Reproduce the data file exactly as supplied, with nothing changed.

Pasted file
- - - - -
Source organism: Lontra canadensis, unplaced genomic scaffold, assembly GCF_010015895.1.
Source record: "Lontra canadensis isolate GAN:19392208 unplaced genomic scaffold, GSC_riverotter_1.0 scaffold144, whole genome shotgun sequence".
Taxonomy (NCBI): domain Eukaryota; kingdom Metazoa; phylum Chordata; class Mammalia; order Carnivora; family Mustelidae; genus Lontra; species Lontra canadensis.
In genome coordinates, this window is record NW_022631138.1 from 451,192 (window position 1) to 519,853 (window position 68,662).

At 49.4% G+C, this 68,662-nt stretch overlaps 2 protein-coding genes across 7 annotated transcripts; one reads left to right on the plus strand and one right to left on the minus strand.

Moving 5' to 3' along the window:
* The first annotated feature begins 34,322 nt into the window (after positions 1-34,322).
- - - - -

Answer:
Source organism: Lontra canadensis, unplaced genomic scaffold, assembly GCF_010015895.1.
Source record: "Lontra canadensis isolate GAN:19392208 unplaced genomic scaffold, GSC_riverotter_1.0 scaffold144, whole genome shotgun sequence".
Taxonomy (NCBI): domain Eukaryota; kingdom Metazoa; phylum Chordata; class Mammalia; order Carnivora; family Mustelidae; genus Lontra; species Lontra canadensis.
In genome coordinates, this window is record NW_022631138.1 from 451,192 (window position 1) to 519,853 (window position 68,662).

At 49.4% G+C, this 68,662-nt stretch overlaps 2 protein-coding genes across 7 annotated transcripts; one reads left to right on the plus strand and one right to left on the minus strand.

Moving 5' to 3' along the window:
* The first annotated feature begins 34,322 nt into the window (after positions 1-34,322).